Intended Near-Total Removal of Koos Grade IV Vestibular Schwannomas: Reconsidering the Treatment Paradigm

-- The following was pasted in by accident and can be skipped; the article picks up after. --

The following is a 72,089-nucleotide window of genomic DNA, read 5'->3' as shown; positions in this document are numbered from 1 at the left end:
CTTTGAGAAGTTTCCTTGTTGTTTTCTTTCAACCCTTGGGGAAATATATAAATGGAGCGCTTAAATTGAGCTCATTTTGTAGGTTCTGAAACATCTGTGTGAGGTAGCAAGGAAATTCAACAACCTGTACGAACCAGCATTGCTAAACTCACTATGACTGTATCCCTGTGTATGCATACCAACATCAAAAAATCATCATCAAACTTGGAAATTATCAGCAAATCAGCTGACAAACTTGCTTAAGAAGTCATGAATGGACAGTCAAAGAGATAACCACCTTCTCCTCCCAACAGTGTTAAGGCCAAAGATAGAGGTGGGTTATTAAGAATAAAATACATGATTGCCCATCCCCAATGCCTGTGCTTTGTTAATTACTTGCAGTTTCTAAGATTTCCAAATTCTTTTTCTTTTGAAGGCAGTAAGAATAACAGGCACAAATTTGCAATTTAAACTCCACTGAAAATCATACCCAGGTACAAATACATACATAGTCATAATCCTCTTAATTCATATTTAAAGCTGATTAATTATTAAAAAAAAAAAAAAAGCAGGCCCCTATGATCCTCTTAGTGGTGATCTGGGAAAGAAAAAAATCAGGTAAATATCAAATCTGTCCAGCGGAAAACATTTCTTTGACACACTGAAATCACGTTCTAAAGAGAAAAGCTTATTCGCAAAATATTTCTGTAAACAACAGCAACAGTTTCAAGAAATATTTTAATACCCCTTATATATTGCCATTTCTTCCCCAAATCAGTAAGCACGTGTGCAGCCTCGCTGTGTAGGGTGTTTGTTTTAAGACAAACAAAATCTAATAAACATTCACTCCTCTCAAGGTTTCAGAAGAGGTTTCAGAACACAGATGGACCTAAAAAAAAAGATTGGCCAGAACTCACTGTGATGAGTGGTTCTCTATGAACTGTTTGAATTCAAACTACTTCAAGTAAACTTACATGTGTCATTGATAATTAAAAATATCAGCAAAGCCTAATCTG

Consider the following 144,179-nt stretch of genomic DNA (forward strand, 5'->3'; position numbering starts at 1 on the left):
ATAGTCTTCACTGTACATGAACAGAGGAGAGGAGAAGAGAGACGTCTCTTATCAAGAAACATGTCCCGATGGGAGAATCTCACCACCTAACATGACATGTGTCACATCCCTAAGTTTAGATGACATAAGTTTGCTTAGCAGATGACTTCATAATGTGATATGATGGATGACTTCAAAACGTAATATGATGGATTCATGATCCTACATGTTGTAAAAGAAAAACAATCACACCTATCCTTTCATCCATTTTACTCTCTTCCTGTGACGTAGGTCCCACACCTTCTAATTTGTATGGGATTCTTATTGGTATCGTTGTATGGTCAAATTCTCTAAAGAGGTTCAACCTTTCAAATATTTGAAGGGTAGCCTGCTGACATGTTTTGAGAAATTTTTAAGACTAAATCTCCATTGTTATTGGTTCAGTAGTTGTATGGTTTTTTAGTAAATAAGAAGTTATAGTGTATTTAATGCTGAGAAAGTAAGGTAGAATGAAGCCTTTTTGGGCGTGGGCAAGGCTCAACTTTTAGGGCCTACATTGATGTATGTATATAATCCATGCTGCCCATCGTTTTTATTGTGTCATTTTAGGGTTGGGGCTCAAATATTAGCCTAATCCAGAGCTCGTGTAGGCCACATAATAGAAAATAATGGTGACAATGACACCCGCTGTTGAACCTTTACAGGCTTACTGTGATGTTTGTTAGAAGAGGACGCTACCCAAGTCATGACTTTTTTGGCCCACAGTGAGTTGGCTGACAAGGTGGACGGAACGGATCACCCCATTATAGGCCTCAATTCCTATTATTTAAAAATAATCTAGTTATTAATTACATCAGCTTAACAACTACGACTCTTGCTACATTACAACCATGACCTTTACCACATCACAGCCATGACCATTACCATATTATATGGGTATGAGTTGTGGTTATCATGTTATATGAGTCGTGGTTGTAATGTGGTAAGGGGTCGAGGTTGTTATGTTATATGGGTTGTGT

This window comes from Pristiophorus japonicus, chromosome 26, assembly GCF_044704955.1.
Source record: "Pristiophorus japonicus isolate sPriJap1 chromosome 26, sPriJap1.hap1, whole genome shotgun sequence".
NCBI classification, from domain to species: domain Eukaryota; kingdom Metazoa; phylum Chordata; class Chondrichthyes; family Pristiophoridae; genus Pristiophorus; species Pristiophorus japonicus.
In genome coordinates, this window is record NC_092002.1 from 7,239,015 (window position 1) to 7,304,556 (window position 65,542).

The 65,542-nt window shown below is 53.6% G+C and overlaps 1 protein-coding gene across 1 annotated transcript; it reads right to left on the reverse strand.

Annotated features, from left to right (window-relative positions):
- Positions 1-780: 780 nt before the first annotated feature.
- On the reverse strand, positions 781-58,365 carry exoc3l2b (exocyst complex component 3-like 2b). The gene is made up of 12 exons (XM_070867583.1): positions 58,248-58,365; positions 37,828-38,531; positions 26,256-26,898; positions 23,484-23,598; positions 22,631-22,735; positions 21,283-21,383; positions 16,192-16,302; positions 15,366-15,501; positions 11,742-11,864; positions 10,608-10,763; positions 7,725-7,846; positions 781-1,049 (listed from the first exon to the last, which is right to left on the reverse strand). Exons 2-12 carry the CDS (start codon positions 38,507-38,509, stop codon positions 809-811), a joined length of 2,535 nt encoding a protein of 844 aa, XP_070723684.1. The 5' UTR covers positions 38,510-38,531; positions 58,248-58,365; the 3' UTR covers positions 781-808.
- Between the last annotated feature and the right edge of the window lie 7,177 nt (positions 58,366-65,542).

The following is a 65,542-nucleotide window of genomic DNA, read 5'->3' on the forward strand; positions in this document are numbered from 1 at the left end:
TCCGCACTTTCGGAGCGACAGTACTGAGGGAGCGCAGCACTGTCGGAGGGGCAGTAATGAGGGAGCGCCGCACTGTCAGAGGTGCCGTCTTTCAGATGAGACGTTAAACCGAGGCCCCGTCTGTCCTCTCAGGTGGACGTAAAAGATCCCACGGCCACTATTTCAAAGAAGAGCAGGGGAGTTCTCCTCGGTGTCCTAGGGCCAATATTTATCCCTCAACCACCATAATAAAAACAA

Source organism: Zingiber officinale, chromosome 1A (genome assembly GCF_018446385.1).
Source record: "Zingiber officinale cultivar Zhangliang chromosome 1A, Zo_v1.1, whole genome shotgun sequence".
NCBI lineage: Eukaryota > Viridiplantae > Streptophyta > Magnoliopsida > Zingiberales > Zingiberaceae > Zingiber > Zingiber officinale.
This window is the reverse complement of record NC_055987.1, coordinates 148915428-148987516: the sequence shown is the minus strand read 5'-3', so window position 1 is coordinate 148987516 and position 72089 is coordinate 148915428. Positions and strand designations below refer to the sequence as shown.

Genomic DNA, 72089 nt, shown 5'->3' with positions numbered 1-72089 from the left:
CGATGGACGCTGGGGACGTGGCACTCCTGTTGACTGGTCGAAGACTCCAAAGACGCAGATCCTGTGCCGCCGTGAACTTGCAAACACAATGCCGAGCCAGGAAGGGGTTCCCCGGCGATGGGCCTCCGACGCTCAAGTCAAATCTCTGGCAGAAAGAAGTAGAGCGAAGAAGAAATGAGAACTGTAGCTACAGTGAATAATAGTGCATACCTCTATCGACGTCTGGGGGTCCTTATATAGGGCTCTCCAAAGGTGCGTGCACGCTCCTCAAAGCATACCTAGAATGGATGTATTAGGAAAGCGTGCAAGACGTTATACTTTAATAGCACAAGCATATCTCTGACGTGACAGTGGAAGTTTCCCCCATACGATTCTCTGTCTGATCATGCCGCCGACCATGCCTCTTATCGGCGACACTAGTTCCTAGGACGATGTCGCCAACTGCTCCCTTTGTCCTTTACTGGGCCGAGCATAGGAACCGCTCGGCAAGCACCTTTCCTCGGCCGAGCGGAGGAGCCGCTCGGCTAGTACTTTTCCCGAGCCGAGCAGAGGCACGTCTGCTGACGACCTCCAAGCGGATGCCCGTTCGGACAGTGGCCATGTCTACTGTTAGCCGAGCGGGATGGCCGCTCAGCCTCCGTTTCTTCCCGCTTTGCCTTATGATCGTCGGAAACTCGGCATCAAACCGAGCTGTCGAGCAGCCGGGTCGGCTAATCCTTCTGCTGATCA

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BACKGROUNDThe goals of treating Koos grade IV vestibular schwannomas are to relieve brainstem compression, preserve or restore neurological function, and achieve long-term tumor control while minimizing tumor- and treatment-related morbidity.OBJECTIVETo propose a treatment paradigm involving the intentional near-total removal of Koos grade IV vestibular schwannomas, in which a small amount of residual tumor is not dissected off the cisternal portion of the facial nerve. Patients are then followed by a wait-and-scan approach. Any subsequent volumetric progression of the residual tumor is treated with radiosurgery.METHODSThis is a case series of 44 consecutive unselected patients who underwent intended near-total resection of a Koos grade IV vestibular schwannoma through a retrosigmoid approach from January 2009 to December 2015. Pre- and postoperative volumetric analyses were performed on routine magnetic resonance imaging sequences (constructive interference in steady state and gadolinium-enhanced T1-weighted sequence).RESULTSThe mean preoperative tumor volume was 10.9 cm3. The mean extent of resection was 89%. At the last clinical follow-up, facial nerve function was good [House and Brackmann (HB) I-II] in 89%, fair (HB III) in 9%, and poor (HB IV-VI) in 2% of the patients. At the last radiological follow-up, the residual tumor had become smaller or remained the same size in 84% of patients. Volumetric progression was negatively correlated with the original extent of resection and positively correlated with postoperative residual tumor volume (P = .01, P < .001, respectively).CONCLUSIONIntended near-total removal results in excellent preservation of facial nerve function and has a low recurrence rate. Any progressive residual tumor may be treated by radiosurgery.

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